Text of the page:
Paul Finebaum is no stranger to making headlines, and the ESPN SEC Network analyst added another Monday morning when he spoke with 247Sports and said Michigan football’s Jim Harbaugh is the “most overrated coach in the country.”
“There’s no getting around it,” Finebaum said Monday. “For what he makes, for that program, he wins the crown. I’ve believed in them a couple of times. Maybe they’ll win at home. And I’m not a hater. I just have been abused by Jim Harbaugh in believing too often that he could get it done. He can’t get it done.”
Detroit Free Press sports writers Orion Sang and Rainer Sabin discuss Finebaum’s comments below.
Sang: So … thoughts on Finebaum’s comments? He and Harbaugh already have a well-documented history, so today’s words don’t really come as a surprise.
Sabin: It’s true they have gone back and forth ever since Harbaugh arrived at Michigan. I wrote a story about their contretemps over the years and how they almost settled their “feud” last summer. But I think Finebaum has a point here. Harbaugh was expected to win championships. He was paid accordingly and now is set to make more than $8 million this season.
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Sang: Sure, I think we all can agree that Harbaugh’s tenure hasn’t played out the way many thought it would (especially against Ohio State). But is he really overrated as a coach? I would not take him before the big names in the sport, but he’s also rebuilt the program and had a solid winning percentage.
As for pay, this is a topic I go back and forth on — he’s paid a lot, but isn’t that the reality of college football right now? Big-name coaches with a proven track record are naturally going to earn a lot. He hasn’t lived up to expectations on the field, but he has revived the program. And financially, the team seems to be doing very well.
I guess my overall point is that he seems to be ranked accurately by most people. There are no illusions about him being a top-three coach in the sport right now.
Sabin: But there are coaches who were hired after Harbaugh who have accomplished more. Look no further than Kirby Smart and Ed Orgeron. If you told me that Orgeron would have won a national title and fielded one of the best teams the sport has ever seen before Harbaugh even advanced to the Big Ten championship game, I would have said you were crazy.
The other thing about Harbaugh I find somewhat troubling is that he doesn’t really have a specialty. Nick Saban is a master at teaching coverages. Orgeron is a great recruiter. Dabo Swinney is an expert motivator and manager who has also developed intense loyalty among his assistants, keeping the core of his staff throughout Clemson’s recent run.
Harbaugh, meanwhile, ceded control of his offense to Josh Gattis — moving from the rugged, pro-style system that he became known for during his stints with Stanford and the San Francisco 49ers. What is he hanging his hat on now?
Sang: I think Harbaugh has deservedly earned a reputation as a coach who can turn things around quickly. He did so with the 49ers, at Stanford and in San Diego. Michigan fans might’ve blocked all memories of the 2014 season, but this program was in shambles before he arrived. He doubled the win total in his first season and was a botched snap away from beating the Big Ten champion.
Obviously, this brings us to the next point, one that has already been discussed ad nauseam: When will Harbaugh beat Ohio State? Michigan has shown it can beat Penn State and Wisconsin. It’s mostly shrugged off Michigan State, which dominated the Wolverines for close to a decade. When you talk about Harbaugh as a coach, it has to reflect the program’s status, which at this point can be summed up as ‘pretty good, but not elite.’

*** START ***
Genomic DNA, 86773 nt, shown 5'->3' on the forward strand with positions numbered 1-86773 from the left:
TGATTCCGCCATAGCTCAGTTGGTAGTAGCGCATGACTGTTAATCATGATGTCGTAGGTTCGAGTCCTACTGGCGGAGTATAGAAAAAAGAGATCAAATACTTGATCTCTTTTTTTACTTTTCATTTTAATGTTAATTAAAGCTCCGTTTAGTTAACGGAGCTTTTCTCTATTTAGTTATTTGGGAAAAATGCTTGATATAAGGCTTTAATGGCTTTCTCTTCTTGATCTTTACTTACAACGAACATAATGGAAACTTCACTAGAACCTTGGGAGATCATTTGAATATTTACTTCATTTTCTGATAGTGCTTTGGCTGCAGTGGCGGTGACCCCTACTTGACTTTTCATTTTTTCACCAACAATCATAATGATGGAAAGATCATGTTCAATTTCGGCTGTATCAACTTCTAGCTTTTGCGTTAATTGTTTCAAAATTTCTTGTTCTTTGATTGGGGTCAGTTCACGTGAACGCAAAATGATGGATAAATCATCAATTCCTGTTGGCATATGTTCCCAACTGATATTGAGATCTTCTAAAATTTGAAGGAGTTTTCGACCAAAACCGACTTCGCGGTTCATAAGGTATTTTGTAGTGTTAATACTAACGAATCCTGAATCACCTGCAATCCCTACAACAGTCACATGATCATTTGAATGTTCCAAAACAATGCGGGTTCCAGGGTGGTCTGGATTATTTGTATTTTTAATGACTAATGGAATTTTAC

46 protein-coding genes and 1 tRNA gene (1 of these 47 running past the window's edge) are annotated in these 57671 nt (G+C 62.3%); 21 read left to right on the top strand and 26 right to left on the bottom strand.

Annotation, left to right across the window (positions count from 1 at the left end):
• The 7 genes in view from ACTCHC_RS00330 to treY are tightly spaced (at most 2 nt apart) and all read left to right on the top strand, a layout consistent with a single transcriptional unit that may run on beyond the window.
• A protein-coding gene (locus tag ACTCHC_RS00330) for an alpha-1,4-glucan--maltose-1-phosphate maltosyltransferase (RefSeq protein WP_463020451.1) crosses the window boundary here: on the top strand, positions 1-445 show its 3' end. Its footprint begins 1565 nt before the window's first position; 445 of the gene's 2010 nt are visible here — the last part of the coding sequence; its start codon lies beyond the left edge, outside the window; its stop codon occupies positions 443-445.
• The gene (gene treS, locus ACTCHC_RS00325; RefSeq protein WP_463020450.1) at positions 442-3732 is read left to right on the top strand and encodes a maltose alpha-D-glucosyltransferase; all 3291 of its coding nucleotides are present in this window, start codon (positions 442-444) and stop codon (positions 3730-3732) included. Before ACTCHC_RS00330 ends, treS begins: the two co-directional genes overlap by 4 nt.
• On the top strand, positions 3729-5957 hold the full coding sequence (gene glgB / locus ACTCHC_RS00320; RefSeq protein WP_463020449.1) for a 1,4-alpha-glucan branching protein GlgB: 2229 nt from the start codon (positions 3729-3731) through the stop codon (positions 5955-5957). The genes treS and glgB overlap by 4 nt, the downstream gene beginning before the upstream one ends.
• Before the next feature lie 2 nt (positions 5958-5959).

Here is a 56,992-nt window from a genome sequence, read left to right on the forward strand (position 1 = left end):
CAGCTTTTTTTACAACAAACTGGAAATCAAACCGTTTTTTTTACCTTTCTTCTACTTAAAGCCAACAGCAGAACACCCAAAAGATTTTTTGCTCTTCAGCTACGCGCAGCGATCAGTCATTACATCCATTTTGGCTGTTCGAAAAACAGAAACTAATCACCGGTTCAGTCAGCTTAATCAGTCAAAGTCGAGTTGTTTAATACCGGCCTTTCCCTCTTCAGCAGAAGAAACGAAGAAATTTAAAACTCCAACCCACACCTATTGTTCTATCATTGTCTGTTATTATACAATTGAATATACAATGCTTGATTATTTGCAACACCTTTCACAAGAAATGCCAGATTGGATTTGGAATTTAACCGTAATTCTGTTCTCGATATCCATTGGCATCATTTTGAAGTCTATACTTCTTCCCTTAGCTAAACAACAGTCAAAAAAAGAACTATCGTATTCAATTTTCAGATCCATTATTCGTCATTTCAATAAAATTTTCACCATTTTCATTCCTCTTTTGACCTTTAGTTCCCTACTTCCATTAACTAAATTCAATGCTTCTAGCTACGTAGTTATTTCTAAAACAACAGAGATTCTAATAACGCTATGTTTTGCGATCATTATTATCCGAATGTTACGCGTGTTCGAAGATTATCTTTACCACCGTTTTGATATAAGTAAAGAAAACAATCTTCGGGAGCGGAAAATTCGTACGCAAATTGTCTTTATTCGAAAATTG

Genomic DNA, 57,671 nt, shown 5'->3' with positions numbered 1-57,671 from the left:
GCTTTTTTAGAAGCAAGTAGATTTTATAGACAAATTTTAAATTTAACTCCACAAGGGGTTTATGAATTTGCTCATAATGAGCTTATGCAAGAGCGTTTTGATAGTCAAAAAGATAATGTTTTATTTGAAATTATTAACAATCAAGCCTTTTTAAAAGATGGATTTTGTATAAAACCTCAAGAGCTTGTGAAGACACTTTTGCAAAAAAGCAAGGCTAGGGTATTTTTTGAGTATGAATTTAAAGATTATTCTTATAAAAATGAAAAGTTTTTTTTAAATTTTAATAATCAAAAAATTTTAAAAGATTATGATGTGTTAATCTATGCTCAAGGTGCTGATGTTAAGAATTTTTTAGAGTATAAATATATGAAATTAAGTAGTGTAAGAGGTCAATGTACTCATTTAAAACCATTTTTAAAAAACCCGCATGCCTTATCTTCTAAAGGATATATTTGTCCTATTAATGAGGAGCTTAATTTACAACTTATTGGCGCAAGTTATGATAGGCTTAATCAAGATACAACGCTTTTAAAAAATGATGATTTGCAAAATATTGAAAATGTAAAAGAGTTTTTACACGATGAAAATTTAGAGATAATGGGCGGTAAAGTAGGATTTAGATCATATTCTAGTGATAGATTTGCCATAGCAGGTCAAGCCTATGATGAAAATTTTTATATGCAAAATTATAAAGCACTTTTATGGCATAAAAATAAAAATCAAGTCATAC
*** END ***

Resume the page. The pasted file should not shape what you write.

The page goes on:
Sabin: That’s exactly how I would describe Michigan under Harbaugh’s leadership. Until the Wolverines beat Ohio State and are in contention for a championship past November, he will continue to invite criticism. The fear I have with him is that he didn’t take advantage of the excitement he generated in the first few years of his tenure and he’s lost that momentum.
Nick Saban won in his third season at Alabama. Urban Meyer also won it all in his third season. Orgeron won the title during his fourth season in Baton Rouge. Harbaugh, meanwhile, is entering his sixth season in Ann Arbor and really hasn’t advanced the Wolverines much further than he did in Year One.
Sang: Yeah, he can thank Ohio State for that. Imagine how differently people would feel had Harbaugh and Michigan held on to the 17-7 fourth-quarter lead in 2016 down in Columbus. I agree that Michigan has entered no man’s land, especially considering last season’s setbacks against Wisconsin and Penn State, and that’s not really where you want to be as a program. But it’s also considerably better than rebuilding.
I also believe Harbaugh’s inability to beat Ohio State goes back to Meyer, who arrived in Columbus three years before. By the time Harbaugh coached his first game against Ohio State, that program was already fully operational, coming off a national championship and putting together some of the best recruiting classes the Big Ten has ever seen. You can say that it’s up to Harbaugh to close that gap, but Meyer’s head start certainly has played a role in the lopsided nature of the rivalry.
Sabin: Indeed, recruiting is the name of the game in college football and Ohio State has established itself as a destination program. Michigan has a lot to overcome in that regard.
But Harbaugh is paid a sum of money that indicates he has what it takes to overcome that advantage, or at least find a way around it. He was supposed to beat Ohio State by now and put the Wolverines on even footing.
Until he does that, his tenure will be viewed as a disappointment in many ways. In the end, Harbaugh has been pretty darn good, but not great. And he’s paid to be great.